Tumors can be viewed as complex eco-systems, where evolving populations of genetically and phenotypically heterogeneous malignant cells are engaged in a network of reciprocal interactions with multiple normal cell types and non-cellular components of tumor micro and macro environment. Mainstream reductionistic molecular oncology studies have revealed molecular mechanisms responsible for malignant phenotypes (aka “hallmarks of cancers”) in great mechanistic detail, enabling the development of highly effective targeting therapies. Unfortunately, these therapies are rarely curative, as, owing to microenvironmental complexity and tumor heterogeneity they fail to eliminate all of the tumor cells, allowing cancers to evolve adaptations to therapy induced selective pressures, ultimately resulting in relapsed disease. Thus, despite the spectacular developments in understanding proximal mechanisms of the disease, this knowledge has not yet resulted in dramatic improvements of clinical outcomes. We believe that in order to break the impasse, we need to account for tumor complexity, which can be achieved by combining knowledge of proximal mechanisms with an eco-evolutionary framework to understand how tumors change in space and time.
Deciphering evolutionary trajectories leading to resistance toward ALK targeting therapies in lung cancers.
Targeted therapies directed against abnormal kinases represent the pinnacle of molecular oncology research. When matched properly with susceptible tumors, they produce strong clinical responses with much lower toxicity compared to “carpet bombing” chemotherapeutic agents. Unfortunately, in the vast majority of cases, targeted therapies eventually fail, as tumors evolve under therapy-imposed selective pressures, culminating in outgrowth of therapy-resistant tumor sub-populations. In contrast to massive research efforts directed into characterization of the end-products of evolution of acquired resistance, relatively little is known about how resistance develops. This gap of knowledge is at least partially attributable to a common assumption that evolution of resistance can be reduced to outgrowth of clones that have acquired resistance through a mutation occuring either before or during therapy. However, our studies in models of EML4-ALK lung cancers suggest a more complicated scenario. We found that the resistance originates from cells that, despite reduced sensitivity relative to the majority of cells, can barely tolerate the treatments and are much more sensitive to the drugs compared to the end-products of evolution of resistance. Rather than resulting from a binary (epi) mutational switch, development of resistance involves acquisition of multiple resistance – associated molecular changes that appear to have additive or synergistic effect, culminating in phenotypes with complete or near-complete therapy resistance. Notably, different ALK TKIs induce different evolutionary trajectories, ending with resistant cells that, despite cross-resistance to different ALK TKIs display distinct phenotypic changes and distinct patterns of cross-sensitivities.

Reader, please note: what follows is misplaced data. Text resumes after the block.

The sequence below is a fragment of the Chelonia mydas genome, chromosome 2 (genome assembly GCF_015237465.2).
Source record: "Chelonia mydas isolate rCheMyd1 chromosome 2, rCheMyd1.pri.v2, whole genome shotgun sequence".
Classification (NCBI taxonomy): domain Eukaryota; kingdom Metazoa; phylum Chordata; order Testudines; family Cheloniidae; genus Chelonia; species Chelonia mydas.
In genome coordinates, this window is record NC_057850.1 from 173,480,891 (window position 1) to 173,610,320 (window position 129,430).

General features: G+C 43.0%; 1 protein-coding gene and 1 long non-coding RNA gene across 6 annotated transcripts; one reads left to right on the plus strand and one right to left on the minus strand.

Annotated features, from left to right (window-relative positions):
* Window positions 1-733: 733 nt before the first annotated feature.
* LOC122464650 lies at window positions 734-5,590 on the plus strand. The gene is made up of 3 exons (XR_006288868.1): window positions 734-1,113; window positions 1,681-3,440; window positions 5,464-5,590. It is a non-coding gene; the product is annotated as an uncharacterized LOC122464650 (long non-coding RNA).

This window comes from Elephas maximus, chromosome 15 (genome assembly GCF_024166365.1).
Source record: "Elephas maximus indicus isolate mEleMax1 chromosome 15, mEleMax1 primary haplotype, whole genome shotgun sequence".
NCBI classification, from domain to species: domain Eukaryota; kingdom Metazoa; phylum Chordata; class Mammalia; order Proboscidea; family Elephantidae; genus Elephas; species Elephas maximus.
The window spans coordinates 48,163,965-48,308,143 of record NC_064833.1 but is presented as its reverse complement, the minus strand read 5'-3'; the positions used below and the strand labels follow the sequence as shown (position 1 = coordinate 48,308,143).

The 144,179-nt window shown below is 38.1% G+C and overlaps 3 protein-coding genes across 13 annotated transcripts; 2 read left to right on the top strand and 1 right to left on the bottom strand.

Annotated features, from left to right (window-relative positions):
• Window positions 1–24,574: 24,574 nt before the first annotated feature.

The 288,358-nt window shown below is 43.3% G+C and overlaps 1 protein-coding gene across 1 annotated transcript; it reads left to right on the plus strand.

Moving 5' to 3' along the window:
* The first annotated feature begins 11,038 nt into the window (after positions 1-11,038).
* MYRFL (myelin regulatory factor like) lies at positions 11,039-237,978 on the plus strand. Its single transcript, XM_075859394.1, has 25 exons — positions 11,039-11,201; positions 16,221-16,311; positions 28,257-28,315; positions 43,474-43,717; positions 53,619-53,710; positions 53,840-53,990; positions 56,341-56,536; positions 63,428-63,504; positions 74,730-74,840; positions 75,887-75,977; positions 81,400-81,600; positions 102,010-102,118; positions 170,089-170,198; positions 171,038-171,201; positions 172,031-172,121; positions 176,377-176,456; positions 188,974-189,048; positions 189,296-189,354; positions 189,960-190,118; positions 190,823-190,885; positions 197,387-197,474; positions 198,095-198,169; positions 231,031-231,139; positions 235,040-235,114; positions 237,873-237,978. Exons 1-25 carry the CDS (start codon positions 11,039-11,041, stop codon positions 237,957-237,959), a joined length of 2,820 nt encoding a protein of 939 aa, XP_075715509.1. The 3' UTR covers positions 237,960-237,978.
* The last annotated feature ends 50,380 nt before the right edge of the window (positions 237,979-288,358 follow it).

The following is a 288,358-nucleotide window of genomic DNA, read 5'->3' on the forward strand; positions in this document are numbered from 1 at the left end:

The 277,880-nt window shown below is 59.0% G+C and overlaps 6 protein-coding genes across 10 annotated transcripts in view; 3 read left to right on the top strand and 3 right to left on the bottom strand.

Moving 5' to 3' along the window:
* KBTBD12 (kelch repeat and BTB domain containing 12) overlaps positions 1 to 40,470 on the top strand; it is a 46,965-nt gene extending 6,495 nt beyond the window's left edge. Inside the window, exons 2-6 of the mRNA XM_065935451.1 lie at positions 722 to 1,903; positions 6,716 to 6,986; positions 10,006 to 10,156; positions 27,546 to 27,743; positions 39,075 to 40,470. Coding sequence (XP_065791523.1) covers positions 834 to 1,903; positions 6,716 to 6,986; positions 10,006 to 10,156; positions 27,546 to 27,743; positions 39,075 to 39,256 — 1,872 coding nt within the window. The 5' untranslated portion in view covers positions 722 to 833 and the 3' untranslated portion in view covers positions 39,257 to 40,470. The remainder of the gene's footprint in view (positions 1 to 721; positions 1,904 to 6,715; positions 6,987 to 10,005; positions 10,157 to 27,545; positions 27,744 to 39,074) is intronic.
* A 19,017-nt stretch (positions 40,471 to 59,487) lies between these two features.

Microenvironmentally mediated therapy resistance.
Most anti-cancer therapies fail to eliminate all of the tumor cells, allowing populations of cells comprising residual disease to evolve therapy resistance. In part, the ability of therapy naive tumor cells to survive complete elimination reflects intra-tumor heterogeneity and presence of sub-populations less sensitive to the treatment. However, microenvironmental protective niches emerge as another important source of residual disease. Our work, as well as work from many other groups, has found that cancer associated fibroblasts, a major cellular component of tumor microenvironment, as well as the primary producer of extracellular matrix, can provide a striking protection against some cytotoxic and targeted therapies. Despite the mounting evidence for the importance of microenvironmental therapy resistance, potential impact of stromal protection is typically ignored during clinical diagnostics and therapeutic decision-making. We are developing methods to assess the contribution of fibroblast-mediated protection for therapy resistance in vivo, and investigating strategies to overcome this protection in breast and lung cancers.
Cell fusions as a novel source of intra-tumor heterogeneity.
Ability of tumor cells to evolve is essential for tumor progression and therapy resistance, and this evovlability hinges on generating heritable diversity within populations of tumor cells. In virtually all strata of life, sexual recombination or its para-sexual analogues represent a powerful, evolutionary essential diversification mechanism. In contrast, no such processes involving recombination of DNA from distinct cells have been described for tumor cells. We and others have noticed that tumor cells can spontaneously fuse between themselves, as well with some cells from tumor microenvironment. Further, we find that some of the fusion products can generate viable clonogenic progeny. Karyotypes of hybrid cells are relatively unstable, and most of the progeny returns to the lower ploidy status. This ploidy reduction is accompanied with random or semi-random loss of genetic material from parental genomes. Thus, cell fusions followed by ploidy reduction can constitute a novel, unappreciated source of the ability of tumor cells to evolve. Despite low frequency of the fusion events, mathematical modeling performed in the lab of our collaborator David Basanta suggests that cell fusions can have oversized impact on diversity of tumor cell populations. We are currently investigating the functional importance of this diversification and are searching for approaches to limit it.